Control, guidance, monitoring and access to the wind turbine are primarily organised by the control electronics. Why does everyone currently seem to be talking about this? We think it’s because with advancing technical developments, comes more and more functions, a higher level of complexity and increasing digitalisation, so control technology is now the brain of the turbine, and this makes it the key component. The discussion revolves around competencies, responsibilities, transparency, competition and, last but not least, safe and cost-effective plant operation from the point of view of maintenance.
The image of a key is also a great symbol, because countless variations are imaginable in which doors are built, locks are installed. Keys are needed to be able to use the control technology. Each individual component can be equipped with a wide range of technology that can be categorised under the term ‘control’.
However, it can also be connected to an assembly at the next level in different ways, to communicate with it or be controlled by it. The whole thing can be scaled upwards as construction units, sub-plants, plants, plant systems or complete systems. In-depth knowledge is required to master and further develop individual parts and their connections. The challenge for operators is to gain the necessary access to the required control systems beyond the mere documentation.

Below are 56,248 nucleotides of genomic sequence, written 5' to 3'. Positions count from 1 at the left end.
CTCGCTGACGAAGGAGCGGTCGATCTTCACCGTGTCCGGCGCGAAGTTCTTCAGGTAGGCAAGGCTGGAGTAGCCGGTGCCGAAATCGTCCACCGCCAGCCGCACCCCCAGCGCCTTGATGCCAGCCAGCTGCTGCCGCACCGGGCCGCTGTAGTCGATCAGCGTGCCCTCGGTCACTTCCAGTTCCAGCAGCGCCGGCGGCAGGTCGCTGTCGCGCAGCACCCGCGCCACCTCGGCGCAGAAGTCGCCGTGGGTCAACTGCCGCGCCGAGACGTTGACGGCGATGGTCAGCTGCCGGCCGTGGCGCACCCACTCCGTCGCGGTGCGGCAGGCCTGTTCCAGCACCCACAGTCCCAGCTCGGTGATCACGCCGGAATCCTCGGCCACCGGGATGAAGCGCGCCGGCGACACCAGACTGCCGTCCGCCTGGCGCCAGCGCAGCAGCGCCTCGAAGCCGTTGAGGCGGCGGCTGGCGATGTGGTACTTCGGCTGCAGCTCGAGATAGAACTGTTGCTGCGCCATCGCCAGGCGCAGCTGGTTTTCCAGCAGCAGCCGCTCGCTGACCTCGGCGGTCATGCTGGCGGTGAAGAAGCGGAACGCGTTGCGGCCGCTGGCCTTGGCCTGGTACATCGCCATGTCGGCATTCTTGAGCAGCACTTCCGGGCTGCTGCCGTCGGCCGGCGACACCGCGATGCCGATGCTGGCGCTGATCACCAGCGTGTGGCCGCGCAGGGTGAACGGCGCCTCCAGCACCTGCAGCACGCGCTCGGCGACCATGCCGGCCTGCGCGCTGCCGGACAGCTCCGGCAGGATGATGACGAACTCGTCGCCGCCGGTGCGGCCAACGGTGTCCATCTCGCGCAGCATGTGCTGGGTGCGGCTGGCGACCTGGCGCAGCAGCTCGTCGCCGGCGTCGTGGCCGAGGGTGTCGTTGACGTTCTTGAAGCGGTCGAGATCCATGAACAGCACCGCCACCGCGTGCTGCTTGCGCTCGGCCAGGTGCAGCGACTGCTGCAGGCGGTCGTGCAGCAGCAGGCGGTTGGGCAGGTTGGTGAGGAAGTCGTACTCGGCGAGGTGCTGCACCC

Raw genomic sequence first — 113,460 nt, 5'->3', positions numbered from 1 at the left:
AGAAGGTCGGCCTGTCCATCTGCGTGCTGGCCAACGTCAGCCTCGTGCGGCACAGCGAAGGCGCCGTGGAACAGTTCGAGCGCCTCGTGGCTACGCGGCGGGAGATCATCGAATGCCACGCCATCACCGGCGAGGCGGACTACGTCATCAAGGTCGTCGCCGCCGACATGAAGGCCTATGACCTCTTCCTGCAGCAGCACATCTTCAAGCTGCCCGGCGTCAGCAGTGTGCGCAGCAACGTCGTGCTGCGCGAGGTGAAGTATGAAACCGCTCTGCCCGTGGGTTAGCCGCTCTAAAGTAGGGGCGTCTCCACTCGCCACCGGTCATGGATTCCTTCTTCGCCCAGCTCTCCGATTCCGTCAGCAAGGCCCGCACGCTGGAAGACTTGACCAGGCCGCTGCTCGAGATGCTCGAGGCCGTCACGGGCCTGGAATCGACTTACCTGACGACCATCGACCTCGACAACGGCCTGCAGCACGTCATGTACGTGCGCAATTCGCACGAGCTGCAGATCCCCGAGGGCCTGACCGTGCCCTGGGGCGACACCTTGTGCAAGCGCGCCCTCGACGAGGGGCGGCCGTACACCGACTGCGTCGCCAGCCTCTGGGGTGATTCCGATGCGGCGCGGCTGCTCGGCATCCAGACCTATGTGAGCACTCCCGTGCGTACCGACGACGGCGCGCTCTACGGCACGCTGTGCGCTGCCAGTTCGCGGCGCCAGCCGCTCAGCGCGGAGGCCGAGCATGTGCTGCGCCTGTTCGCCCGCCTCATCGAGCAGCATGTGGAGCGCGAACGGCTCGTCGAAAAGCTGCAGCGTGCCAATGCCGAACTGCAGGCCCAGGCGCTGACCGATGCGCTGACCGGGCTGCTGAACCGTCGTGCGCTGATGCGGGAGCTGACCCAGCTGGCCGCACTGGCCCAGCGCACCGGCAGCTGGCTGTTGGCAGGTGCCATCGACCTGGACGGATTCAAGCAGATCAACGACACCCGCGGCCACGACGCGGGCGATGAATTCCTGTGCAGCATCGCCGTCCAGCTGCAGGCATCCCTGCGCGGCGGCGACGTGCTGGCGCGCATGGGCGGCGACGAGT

Access to control systems is only possible with restrictions
Practice shows that the keys are different and that the access levels have different barriers, and this is understandable. A different level of access is required for standard maintenance, from when a component or assembly is replaced, and the components and assemblies connected to it need to receive updated information, in advance or afterwards, when parameters have been changed or reset. This multi-level communication between individual systems is now organised almost completely by software.